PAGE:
In Cyprus we focus on:
Strengthening the financial sector to build up resilience and improve governance
Supporting the authorities’ privatisation programme
Assisting corporate restructuring and providing finance to small and medium-sized enterprises
Founding EBRD member Cyprus received recipient country status in May 2014 following a decision by the Bank’s shareholders at the EBRD’s Annual Meeting in Warsaw.
The change in status was requested in February 2014 in a letter which sought EBRD support only for “as long as is strictly necessary to help Cyprus address its transition challenges”.
The Warsaw decision assumes that the EBRD will not engage in new operations in Cyprus after the end of 2020.
A country strategy was adopted on 6 May 2015. The document identifies the priorities for the EBRD’s engagement in Cyprus.
The EBRD will aim to carry out projects across the whole of the island for the benefit of either community.
The Cyprus economy has recovered from a deep recession which followed the boom period between 2004, when Cyprus joined the EU, and 2008, when it adopted the euro.
However, despite making important progress towards European integration, significant transition challenges and a number of key structural issues have not been addressed and non-performing loans represent a significant issue.
In particular, privatisation and modernisation of public utilities and infrastructure have largely stalled. Standards of governance and supervision in the banking sector need significant improvement.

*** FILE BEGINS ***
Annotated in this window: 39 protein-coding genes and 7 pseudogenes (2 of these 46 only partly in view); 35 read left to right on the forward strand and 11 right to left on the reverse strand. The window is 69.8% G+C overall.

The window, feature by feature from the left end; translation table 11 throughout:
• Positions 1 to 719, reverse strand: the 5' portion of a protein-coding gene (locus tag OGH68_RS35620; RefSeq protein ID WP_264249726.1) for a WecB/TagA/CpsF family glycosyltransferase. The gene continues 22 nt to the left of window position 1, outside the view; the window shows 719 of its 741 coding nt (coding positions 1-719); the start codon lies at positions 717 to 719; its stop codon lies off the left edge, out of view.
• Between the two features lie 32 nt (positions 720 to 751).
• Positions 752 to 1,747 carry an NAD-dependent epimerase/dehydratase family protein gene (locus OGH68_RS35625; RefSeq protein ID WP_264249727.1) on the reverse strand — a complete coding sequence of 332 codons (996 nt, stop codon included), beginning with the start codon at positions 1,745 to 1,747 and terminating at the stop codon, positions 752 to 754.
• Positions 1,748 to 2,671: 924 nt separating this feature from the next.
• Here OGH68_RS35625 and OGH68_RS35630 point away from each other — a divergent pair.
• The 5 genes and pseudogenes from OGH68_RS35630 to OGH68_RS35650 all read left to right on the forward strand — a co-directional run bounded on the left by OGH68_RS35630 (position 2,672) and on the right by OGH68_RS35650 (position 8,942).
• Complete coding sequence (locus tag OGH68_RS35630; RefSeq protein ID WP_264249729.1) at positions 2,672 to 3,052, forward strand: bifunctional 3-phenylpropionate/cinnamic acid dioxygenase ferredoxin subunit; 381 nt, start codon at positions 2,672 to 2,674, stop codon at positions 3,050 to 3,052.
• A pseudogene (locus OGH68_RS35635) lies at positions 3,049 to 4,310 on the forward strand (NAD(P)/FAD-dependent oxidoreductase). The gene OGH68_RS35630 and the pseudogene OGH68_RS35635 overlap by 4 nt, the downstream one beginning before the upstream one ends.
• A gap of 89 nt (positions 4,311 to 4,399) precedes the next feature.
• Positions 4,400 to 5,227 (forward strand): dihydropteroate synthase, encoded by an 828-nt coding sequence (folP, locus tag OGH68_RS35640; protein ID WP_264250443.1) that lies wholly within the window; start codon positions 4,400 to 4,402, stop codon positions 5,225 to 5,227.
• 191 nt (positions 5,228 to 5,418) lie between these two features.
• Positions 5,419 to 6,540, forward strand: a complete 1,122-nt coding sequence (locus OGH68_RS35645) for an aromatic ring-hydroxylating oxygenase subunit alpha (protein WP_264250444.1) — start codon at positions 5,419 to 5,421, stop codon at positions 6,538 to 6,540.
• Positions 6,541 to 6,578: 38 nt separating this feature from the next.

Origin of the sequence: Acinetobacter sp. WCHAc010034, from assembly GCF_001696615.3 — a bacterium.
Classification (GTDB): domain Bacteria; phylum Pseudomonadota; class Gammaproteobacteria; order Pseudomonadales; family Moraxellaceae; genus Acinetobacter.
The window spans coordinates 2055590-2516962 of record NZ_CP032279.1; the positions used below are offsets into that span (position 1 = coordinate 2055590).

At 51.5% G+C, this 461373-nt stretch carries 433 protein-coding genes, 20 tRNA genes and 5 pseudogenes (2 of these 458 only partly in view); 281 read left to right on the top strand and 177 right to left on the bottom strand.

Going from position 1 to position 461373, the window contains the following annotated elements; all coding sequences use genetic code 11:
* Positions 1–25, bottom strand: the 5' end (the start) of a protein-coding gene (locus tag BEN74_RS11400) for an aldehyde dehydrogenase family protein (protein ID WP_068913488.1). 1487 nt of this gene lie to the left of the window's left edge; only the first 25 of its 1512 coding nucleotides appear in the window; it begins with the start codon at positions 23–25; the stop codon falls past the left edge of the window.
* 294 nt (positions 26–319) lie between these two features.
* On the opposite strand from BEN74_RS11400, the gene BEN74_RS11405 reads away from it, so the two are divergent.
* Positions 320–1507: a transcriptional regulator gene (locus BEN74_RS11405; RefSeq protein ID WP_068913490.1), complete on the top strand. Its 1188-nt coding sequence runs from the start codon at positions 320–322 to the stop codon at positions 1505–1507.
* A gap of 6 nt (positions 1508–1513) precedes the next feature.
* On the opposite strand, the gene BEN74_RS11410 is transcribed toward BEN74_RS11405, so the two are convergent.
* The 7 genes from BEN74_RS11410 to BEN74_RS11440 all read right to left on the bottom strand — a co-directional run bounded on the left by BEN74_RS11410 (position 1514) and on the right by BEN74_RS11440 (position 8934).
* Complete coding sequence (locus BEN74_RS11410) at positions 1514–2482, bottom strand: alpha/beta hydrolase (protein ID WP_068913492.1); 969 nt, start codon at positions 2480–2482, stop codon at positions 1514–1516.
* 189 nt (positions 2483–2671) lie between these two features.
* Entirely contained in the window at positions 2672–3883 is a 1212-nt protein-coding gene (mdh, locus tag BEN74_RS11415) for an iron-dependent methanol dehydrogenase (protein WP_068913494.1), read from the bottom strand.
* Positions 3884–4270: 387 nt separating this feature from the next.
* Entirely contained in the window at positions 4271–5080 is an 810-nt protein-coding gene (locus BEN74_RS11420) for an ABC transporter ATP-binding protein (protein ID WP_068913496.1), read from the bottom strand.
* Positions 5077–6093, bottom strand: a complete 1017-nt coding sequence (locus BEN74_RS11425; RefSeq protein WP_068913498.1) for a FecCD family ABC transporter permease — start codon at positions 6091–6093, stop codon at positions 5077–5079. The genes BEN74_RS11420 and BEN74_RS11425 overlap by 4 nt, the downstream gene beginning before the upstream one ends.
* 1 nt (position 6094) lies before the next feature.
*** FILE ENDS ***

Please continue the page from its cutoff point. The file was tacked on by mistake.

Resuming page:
The EBRD’s latest Cyprus strategy was adopted on 6 May 2015
EBRD forecast for Cyprus's real GDP growth in 2018 3.9%
EBRD forecast for Cyprus's real GDP growth in 2019 3.5%
A major economic recovery in Cyprus is continuing. After GDP growth in 2017 of 4.2 per cent, the positive trend has continued into 2018 with growth in the first half of 2018 estimated at 3.9 per cent year-on-year, mainly driven by private consumption and net exports. After double-digit rises in the previous two years, tourist arrivals in the first eight months of 2018 increased by 8 per cent, as Cyprus is continuing to benefit from instability elsewhere. Meanwhile, unemployment has dropped to single-digit levels, reaching 7.3 per cent in June 2018. After a few years of declining prices, inflation returned to the economy, averaging 0.7 per cent in 2017 (HICP) and 0.4 per cent in the first eight months of 2018.
Cyprus in the EBRD’s 2018-19 Transition Report